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Molecular Mechanisms Of Cycle Arrest And Apoptosis In Lymphoid Cells Elicited By Cytolethal Distending Toxin, A Genotoxin Produced By Campylobacter Jejuni And Helicobacter Hepaticus
It is well-established that the genotoxin, cytolethal distending toxin (CDT) which is produced by nearly two dozens of clinically-important bacterial pathogens causes DNA damage in a wide range of eukaryotic cells in vitro. More recently, it has become clear that irrespective of the origin of CDT, genotoxic damage results in a robust DNA damage response (DDR) in which the serine/threonine protein kinase ataxia telangiectasia mutated (ATM) plays a central role. The CDT-induced DDR closely resembles the response to DNA double strand breaks (DSBs) elicited by ionizing radiation (IR) which can lead to irreversible cell cycle arrest and apoptosis of mammalian cells. It is currently believed that CDT-induces ATM-dependent arrest at the G1/S and G2/M transitions of the cell cycle by activation of p53/Chk2 and p21(for G1/S) and Chk2 and CDC25C (for G2/M) respectively. By contrast, the mechanism of CDT-induced apoptosis remains incompletely understood; however, there is some evidence that it results from activation of the intrinsic apoptotic pathway through upregulation of Bax together with down-regulation of Bcl-2 and the release of mitochondrial cytochrome c causing down-stream activation of caspase-9. Moreover, on the basis of a higher sensitivity of hematopoietic cells to the cytotoxic effects of CDT, it has been suggested that CDT modulates the host immune response in vivo. To provide a well-characterized in vitro model system that complements in vivo studies in a mouse model of defective DNA damage, we first generated several cells lines from spontaneous thymic lymphomas of Atm-/- and p53-/- mice. Then by comparing the responses of primary thymic lymphocytes with that of thymic lymphoma cell lines originated from Atm-/- and p53-/- mice, we clearly showed that treatment with H. hepaticus CDT causes a transient reduction in DNA synthesis which is characteristic of activation of the ATM-dependent intra-S checkpoint. By demonstrating an ATM-dependent reduction in phosphorylated histone H3, we further confirmed CDT-mediated G2/M cell cycle arrest. These are the first conclusive evidences that CDT is capable of inducing cell cycle arrest in all phases of lymphoid cell cycle. Finally, we used our Atm-/- and p53-/- mouse thymic lymphoma cells lines to show that CDT-induced apoptosis is also p53-dependent. Next, we examined the in vitro DDR of several human leukemia and lymphoma cell lines to genotoxic damage induced by CDT obtained from the human intestinal pathogen Campylobacter jejuni. While all human leukemia and lymphoma cell lines irrespective of their p53 status display comparable levels of activation of the ATM effector [gamma]-H2AX in response to CDT treatment, two leukemic cell lines, MOLT-3 and MOLT-4 with wild-type p53 showed time- and dose-dependent increased susceptibility to C. jejuni CDT-induced apoptosis when compared to Jurkat, CEM and CA46 (also Bax deficient) cell lines with mutated p53. Demonstration of CDTinduced Chk1 activation in human leukemic cell lines suggests for the first time the involvement of ATR in the DDR to CDT-induced genotoxic damage. Taken together, we again conclude that p53 mutational status is a major determinant of the variable susceptibility of human lymphoma and leukemia cell lines to CDT. Activation of intra-S checkpoint by CDT may contribute to bacterial virulence by modulating rapidly dividing host lymphocytes, and thus, host adaptive immune response following bacterial infection. To address this question directly, we assessed the adaptive humoral immune response following H. hepaticus infection of laboratory mice with a defective DDR due to a mutation in Atm. While infected wild type and heterozygous mice had high levels of IgG1 antibodies to H. hepaticus whole cell lysate (WCL), Atm null mice had approximately 60% reduction in serum antibody responses to both WCL and CdtB. The data suggest that DDR mechanisms are essential for bacterial and CDT-specific host adaptive immune responses.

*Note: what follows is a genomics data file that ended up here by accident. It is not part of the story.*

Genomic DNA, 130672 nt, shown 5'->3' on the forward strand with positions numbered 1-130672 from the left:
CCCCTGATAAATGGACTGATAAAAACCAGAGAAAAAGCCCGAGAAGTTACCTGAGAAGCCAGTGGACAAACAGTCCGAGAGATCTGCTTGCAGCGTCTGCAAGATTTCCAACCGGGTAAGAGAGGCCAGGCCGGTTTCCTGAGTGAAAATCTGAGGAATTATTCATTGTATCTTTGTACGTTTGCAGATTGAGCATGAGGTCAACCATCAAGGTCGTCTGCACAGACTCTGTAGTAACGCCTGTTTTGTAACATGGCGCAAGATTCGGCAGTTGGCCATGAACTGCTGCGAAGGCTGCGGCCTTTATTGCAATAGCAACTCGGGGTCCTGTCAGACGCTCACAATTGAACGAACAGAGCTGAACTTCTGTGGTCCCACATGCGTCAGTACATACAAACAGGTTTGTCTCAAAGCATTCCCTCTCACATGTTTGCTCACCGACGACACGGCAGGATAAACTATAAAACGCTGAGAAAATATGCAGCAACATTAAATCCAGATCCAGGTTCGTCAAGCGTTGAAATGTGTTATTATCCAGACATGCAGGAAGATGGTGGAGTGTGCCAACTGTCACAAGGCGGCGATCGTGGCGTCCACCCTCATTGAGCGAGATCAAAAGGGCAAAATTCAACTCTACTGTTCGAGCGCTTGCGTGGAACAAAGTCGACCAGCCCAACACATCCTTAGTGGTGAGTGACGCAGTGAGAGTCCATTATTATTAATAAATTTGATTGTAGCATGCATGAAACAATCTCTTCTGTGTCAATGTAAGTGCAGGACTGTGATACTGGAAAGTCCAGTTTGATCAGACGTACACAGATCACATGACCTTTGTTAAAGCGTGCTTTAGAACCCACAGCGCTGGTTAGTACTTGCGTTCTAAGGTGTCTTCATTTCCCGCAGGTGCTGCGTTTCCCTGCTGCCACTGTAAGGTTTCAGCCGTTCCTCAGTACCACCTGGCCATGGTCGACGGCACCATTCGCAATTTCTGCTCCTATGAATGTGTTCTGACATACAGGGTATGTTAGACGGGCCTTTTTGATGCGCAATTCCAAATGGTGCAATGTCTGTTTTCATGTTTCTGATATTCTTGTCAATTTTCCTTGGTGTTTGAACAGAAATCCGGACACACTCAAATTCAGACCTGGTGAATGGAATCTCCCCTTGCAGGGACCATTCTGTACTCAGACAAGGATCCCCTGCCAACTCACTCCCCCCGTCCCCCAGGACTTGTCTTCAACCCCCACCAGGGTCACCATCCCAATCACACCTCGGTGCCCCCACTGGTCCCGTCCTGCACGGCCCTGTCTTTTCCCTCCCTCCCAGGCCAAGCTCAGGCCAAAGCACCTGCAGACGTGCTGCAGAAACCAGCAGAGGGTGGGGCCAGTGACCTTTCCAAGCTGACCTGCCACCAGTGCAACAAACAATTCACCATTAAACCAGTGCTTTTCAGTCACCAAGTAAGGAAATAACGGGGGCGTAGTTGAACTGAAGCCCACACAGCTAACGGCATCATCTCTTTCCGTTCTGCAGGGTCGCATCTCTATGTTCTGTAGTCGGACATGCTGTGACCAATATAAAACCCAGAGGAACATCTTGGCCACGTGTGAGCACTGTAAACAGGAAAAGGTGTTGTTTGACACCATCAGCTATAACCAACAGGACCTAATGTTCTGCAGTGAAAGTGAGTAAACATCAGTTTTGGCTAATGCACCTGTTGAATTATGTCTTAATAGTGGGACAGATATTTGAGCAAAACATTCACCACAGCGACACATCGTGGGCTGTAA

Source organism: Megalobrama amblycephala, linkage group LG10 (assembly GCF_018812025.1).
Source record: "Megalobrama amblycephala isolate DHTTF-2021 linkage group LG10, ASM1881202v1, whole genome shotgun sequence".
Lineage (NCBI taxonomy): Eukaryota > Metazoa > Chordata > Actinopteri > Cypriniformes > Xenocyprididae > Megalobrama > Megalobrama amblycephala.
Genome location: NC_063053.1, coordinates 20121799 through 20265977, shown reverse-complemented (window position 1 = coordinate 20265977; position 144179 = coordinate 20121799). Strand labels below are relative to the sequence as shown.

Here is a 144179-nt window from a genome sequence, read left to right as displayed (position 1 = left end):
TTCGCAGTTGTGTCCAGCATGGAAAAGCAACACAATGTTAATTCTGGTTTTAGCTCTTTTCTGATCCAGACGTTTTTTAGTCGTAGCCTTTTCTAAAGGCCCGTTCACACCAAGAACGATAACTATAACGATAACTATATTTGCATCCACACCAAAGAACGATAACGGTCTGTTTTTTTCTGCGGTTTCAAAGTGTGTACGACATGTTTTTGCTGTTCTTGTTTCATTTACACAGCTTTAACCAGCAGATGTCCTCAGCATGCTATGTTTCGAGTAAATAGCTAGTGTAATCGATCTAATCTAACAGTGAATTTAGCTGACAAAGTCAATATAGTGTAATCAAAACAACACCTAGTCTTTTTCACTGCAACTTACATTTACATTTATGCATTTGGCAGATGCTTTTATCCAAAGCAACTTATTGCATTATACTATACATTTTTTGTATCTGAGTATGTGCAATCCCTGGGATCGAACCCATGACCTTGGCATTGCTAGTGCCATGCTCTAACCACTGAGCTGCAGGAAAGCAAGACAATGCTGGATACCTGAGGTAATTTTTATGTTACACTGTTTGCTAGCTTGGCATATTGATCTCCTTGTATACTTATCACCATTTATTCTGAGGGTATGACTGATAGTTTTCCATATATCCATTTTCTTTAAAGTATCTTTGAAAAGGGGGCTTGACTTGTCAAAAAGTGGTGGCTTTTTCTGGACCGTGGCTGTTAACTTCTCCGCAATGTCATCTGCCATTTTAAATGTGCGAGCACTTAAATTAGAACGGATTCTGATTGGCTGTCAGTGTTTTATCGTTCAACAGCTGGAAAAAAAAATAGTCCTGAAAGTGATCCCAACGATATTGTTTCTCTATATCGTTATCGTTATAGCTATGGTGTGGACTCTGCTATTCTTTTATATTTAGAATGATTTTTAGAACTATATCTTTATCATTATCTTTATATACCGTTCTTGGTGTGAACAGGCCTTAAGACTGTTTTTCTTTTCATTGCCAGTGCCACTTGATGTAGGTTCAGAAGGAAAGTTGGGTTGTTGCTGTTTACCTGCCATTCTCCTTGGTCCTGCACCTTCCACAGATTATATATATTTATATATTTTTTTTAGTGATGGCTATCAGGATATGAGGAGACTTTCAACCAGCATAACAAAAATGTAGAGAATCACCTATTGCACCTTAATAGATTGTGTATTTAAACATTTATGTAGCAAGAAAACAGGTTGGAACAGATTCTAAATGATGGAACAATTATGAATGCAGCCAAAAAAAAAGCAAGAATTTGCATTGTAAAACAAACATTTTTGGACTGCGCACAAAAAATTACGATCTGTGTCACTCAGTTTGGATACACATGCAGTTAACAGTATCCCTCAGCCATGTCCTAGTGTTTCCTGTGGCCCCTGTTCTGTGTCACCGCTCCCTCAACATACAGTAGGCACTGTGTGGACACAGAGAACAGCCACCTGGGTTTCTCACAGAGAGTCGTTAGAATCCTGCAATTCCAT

Duhamel, Gerald E.
Appleton, Judith Ann; Weiss, Robert S.; Altier, Craig
Ph.D. of Veterinary Medicine
Doctor of Philosophy
dissertation or thesis